Facts About Down Syndrome
- Down syndrome occurs when some or all of a person’s cells have an extra full or partial copy of chromosome 21.
- Down syndrome is a genetic condition, not a disease
- Down syndrome is named after the British physician John Langdon Down, who classified the chromosomal abnormality in 1862.
- One in every 691 babies in the United States is born with Down syndrome. Down syndrome is the most commonly occurring chromosomal condition.
- There are more than 400,000 people living with Down syndrome in the United States.
- Down syndrome occurs in people of all races and economic levels.
- The incidence of births of children with Down syndrome increases with the age of the mother. But due to higher fertility rates in younger women, 80% of children with Down syndrome are born to women under 35 years of age.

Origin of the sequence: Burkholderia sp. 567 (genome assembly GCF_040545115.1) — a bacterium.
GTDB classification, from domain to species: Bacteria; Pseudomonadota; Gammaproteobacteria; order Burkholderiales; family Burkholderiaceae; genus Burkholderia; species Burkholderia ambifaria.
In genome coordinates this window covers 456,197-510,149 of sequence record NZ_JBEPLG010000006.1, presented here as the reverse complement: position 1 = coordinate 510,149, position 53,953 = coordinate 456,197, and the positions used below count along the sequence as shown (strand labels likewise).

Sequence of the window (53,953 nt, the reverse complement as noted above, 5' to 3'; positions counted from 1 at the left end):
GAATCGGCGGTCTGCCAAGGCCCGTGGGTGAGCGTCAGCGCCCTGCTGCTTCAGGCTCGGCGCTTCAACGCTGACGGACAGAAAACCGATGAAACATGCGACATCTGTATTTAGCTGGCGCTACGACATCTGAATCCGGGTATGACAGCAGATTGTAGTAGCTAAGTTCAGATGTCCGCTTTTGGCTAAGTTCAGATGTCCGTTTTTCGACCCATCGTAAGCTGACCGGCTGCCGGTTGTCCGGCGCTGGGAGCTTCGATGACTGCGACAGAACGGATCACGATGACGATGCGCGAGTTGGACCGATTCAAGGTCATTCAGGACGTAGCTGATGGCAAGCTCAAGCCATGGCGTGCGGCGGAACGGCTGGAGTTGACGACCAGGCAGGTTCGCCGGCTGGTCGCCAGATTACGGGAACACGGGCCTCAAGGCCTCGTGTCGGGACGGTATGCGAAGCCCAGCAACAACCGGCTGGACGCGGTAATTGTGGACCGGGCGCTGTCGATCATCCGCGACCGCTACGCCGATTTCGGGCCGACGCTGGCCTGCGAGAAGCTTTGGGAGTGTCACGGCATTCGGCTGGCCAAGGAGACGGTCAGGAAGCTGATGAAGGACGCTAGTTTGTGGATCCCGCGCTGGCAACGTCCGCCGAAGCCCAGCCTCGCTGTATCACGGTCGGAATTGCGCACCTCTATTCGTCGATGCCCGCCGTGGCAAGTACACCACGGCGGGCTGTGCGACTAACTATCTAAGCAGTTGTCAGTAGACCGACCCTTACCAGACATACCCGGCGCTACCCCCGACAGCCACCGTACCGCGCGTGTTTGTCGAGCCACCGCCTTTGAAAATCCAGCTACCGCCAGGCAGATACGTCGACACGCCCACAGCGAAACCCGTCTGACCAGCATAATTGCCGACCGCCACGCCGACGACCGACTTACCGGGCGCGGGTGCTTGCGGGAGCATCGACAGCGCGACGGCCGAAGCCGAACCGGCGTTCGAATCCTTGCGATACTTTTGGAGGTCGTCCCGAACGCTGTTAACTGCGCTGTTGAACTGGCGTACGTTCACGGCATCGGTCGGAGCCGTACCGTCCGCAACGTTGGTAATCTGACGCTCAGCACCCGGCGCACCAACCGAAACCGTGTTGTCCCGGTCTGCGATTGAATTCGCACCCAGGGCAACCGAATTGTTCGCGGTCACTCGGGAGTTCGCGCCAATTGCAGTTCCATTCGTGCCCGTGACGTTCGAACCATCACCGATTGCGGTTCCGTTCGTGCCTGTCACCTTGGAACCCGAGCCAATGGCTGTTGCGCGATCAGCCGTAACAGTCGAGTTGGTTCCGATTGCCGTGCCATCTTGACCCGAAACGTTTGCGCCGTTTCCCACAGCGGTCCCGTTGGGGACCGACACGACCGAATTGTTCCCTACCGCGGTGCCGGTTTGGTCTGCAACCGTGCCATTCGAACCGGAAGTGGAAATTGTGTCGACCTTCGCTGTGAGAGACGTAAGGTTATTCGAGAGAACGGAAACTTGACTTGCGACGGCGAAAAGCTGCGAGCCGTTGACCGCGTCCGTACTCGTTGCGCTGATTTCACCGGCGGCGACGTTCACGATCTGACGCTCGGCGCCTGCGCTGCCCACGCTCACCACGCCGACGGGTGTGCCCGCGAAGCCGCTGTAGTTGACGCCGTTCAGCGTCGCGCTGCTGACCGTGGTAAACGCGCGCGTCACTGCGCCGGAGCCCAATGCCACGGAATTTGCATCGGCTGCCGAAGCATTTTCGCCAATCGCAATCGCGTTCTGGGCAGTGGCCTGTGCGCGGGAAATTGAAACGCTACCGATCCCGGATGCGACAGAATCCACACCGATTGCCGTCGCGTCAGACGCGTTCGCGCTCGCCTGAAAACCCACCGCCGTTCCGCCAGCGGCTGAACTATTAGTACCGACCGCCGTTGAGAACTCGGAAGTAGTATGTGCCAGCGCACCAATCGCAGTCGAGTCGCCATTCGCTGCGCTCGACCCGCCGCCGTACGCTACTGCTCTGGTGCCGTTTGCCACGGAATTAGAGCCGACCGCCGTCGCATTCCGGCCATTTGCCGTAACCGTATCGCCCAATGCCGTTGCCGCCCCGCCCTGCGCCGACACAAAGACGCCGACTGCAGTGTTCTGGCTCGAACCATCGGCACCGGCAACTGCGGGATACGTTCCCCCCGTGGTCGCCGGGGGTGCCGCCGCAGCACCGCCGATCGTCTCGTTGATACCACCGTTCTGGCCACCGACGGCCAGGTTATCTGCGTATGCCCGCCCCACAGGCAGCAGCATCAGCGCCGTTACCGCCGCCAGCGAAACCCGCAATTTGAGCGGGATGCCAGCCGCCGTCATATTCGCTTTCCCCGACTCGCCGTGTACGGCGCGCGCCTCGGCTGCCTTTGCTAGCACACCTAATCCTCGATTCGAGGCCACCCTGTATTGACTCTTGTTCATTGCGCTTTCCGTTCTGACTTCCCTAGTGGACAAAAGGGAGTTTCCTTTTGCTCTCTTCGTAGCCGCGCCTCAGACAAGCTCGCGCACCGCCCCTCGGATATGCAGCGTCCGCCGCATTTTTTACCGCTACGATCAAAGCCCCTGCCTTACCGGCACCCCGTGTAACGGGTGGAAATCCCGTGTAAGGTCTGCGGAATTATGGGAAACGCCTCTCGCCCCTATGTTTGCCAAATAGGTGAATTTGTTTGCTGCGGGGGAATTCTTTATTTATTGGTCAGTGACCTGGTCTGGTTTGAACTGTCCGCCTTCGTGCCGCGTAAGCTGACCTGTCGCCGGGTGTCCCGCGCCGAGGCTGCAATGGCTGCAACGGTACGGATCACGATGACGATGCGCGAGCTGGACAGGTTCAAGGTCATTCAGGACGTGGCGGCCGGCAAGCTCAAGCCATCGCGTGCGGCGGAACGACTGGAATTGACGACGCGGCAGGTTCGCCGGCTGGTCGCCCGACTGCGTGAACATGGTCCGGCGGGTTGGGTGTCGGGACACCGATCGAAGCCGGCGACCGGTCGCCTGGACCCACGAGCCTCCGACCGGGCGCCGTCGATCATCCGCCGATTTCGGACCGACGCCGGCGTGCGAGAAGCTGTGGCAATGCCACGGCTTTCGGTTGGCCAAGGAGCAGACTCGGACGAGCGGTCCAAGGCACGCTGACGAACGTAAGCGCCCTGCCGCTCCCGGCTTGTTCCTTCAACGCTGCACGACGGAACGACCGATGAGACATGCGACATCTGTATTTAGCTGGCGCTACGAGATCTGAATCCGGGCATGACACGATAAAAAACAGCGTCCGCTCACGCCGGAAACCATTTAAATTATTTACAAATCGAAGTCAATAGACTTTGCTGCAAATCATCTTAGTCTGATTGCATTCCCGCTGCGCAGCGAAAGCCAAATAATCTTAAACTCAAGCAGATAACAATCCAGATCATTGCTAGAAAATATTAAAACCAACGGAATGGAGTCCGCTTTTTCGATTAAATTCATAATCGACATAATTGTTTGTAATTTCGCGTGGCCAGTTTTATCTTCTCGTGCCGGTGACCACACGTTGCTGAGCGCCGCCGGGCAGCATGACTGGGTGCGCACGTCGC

- Life expectancy for people with Down syndrome has increased dramatically in recent decades – from 25 in 1983 to 60 today.
- People with Down syndrome attend school, work, participate in decisions that affect them, and contribute to society in many wonderful ways.
- People with Down syndrome should always be referred to as people first. We say a child with Down syndrome, not a Down syndrome child. Also avoid saying a Down’s person or she has Down’s
- People have Down syndrome; they do not suffer from Down syndrome
- People with Down syndrome have developmental delays, as opposed to typical (not normal) children
- Intellectual disability or cognitive disability has replaced mental retardation
- The use of the word retarded is extremely hurtful to the families of people with Down syndrome
Fact Sheet and Language Guide
Hoja de datos sobre el síndrome de Down
Adults with Down Syndrome Have Answers